Even in ‘best’ case scenario – study, leaked documents show London has deficit of intensive care beds; European Medicines Agency approves New coronavirus vaccine; Japan records record cases.
According to a new report, pandemic stress will cause people to lose their hair.
In a racially diverse community in New York City, rates of a hair loss disease called telogen effluvium (TE) increased by more than 400 percent by midsummer, researchers report in Reuters’ Journal of the American Academy of Dermatology.
The frequency of TE cases was 0.4 percent from November 2019 to February 2020 .
The rate had increased to 2.3 percent by August, they found. “It is unclear whether the increase in TE cases is more related to the physiologic toll of infection or extreme emotional stress,” said co-author Dr.
Shoshana Marmon of the Hospital of Coney Island.
The increase was mainly due to TE in people of color, particularly in the Hispanic community, “consistent with the disproportionately high mortality rate of this subgroup of the population due to covid-19 in NYC,” the authors said.
Among smaller non-white minorities, TE rates also rose, but not among blacks, who were also heavily affected by Covid-19.
Adam Friedman, who was not involved in the research, from the George Washington School of Medicine and Health Sciences, said he also noticed a rise in TE “and the timing makes perfect sense because the onset of shedding typically occurs three months after the traumatic event,” which would correlate to the onset of the pandemic.
WHO Emergency Director Michael Ryan said there was a surge of anticipation as vaccinations started to flow last month, but people were unable to breathe a sigh of relief and let their guard down against the disease.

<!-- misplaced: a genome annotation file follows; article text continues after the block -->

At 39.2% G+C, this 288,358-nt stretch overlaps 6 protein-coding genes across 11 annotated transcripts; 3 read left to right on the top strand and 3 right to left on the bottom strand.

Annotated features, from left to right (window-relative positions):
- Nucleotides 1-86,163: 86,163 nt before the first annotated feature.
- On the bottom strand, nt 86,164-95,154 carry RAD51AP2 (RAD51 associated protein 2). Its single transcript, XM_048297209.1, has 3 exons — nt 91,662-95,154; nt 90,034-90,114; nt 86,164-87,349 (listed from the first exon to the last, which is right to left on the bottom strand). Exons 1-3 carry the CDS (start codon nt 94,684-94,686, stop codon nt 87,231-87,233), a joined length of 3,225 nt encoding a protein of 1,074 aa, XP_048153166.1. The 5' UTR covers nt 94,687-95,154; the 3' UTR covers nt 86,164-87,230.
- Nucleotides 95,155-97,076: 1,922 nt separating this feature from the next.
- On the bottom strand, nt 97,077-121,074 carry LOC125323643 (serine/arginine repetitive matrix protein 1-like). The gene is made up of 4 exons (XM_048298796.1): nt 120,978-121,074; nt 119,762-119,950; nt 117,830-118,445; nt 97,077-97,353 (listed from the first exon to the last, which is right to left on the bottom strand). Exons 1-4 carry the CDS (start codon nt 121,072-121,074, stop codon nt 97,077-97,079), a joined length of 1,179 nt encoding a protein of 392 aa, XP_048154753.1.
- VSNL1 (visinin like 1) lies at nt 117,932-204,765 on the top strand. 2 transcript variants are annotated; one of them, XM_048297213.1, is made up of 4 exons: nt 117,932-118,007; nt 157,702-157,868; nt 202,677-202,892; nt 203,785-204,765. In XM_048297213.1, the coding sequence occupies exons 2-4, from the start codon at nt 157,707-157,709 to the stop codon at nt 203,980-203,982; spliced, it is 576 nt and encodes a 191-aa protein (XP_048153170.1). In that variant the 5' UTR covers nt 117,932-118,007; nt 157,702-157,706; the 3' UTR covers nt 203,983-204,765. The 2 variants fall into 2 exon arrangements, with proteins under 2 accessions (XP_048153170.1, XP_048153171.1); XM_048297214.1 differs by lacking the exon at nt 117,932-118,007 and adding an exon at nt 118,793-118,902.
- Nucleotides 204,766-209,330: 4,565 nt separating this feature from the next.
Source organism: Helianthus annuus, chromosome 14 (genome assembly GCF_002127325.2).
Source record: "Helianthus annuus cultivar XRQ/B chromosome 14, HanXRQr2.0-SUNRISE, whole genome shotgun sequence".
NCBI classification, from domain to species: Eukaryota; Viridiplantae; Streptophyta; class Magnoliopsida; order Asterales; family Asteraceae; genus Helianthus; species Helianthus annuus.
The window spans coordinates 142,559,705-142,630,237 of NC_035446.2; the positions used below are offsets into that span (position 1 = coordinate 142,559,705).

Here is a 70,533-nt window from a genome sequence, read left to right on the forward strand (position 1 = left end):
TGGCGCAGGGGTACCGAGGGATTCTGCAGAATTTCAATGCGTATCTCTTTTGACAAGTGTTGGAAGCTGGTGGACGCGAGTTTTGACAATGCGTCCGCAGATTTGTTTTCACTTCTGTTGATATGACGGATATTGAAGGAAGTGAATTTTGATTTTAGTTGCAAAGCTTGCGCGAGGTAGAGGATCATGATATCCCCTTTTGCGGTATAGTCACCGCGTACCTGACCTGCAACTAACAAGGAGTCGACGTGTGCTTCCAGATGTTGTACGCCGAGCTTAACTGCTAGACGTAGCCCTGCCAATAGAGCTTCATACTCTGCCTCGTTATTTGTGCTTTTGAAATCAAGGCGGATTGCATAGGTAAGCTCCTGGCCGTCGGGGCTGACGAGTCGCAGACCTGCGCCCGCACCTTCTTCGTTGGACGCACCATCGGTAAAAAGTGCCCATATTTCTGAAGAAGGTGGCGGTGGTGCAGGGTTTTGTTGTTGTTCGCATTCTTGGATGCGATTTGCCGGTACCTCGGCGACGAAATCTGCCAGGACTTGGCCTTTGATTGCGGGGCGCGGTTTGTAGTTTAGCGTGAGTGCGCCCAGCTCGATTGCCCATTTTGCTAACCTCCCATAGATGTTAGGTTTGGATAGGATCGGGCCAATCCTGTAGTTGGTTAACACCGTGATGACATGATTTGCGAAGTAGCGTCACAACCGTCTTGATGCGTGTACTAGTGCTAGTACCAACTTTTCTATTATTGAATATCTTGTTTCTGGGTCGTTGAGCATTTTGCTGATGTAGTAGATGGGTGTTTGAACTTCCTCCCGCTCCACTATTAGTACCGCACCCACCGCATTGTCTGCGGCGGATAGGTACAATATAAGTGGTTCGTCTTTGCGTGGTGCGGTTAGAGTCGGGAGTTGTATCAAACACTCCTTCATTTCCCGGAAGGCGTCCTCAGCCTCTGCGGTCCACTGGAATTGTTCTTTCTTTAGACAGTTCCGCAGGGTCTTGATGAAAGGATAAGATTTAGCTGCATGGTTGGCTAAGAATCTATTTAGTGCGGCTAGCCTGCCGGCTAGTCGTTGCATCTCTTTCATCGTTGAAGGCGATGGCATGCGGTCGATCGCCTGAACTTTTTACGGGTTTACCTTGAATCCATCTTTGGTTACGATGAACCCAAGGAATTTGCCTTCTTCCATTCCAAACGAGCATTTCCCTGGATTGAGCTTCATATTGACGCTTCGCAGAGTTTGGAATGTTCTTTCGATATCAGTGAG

“We’re all in for the year.
It is a very, very long struggle,’ he said.
“We still have a long, hard path ahead of us for three or six months.
Yet we’re willing to make it.
“The cavalry is coming, the vaccines are coming – but they’re not there yet for most people in the world.”
As for the recent virus mutations found in the UK and South Africa, there appears to be a rise in transmissibility but no apparent improvement in the seriousness of the disease, Van Kerkhove said.
The U.S. expert said that the faster-spreading mutation is “not catastrophic in the sense that it means it’s out of control and there’s nothing we can do,” because the fundamental steps in place to avoid the spread of the virus are still working.
Ryan said there was “absolutely no evidence” that the vaccines would not function against the new variants as created.
But, he added, “it is relatively easy to tweak the vaccines even if there is a change.”
“they can become more infectious, but they rarely become more severe because it’s not in their best interest,” he explained.
World Health Organization experts warned Wednesday that before vaccines turn the tide against the coronavirus pandemic, there may be another six months of “hard, hard work” until 2021.
The WHO technical leader for Covid-19, Maria Van Kerkhove, said the situation in many countries is very worrisome — and will get worse.
“In a handful of countries, transmission is really incredibly intense,” she said, especially in Europe and North America, with “some really scary numbers in terms of cases, hospitalizations and admissions to intensive care units,”
Over the Christmas and New Year era, the social mixing of households would lead to a further rise in case numbers in January, she said during a live event on the WHO social media platforms.
We are now beginning to see it; we are going to see it in the coming weeks.
We’re going to see the situation get worse in several countries before it gets better,” she said.
Five months after President Donald Trump called the U.S. state’s pandemic response exemplary, health experts cautioned that Arizona has become the “covid hotspot of the world,”
“It’s already much worse than it was in July, and it’s going to get worse. We’re probably two weeks behind LA in terms of where we are,” said Will Humble, president of the Arizona Public Health Association, referring to Los Angeles County, where an oxygen shortage has been exacerbated by a coronavirus wave.
With one in 119 M last week, the situation has prompted ambulance crews to stop transporting patients they can’t resuscitate on the scene.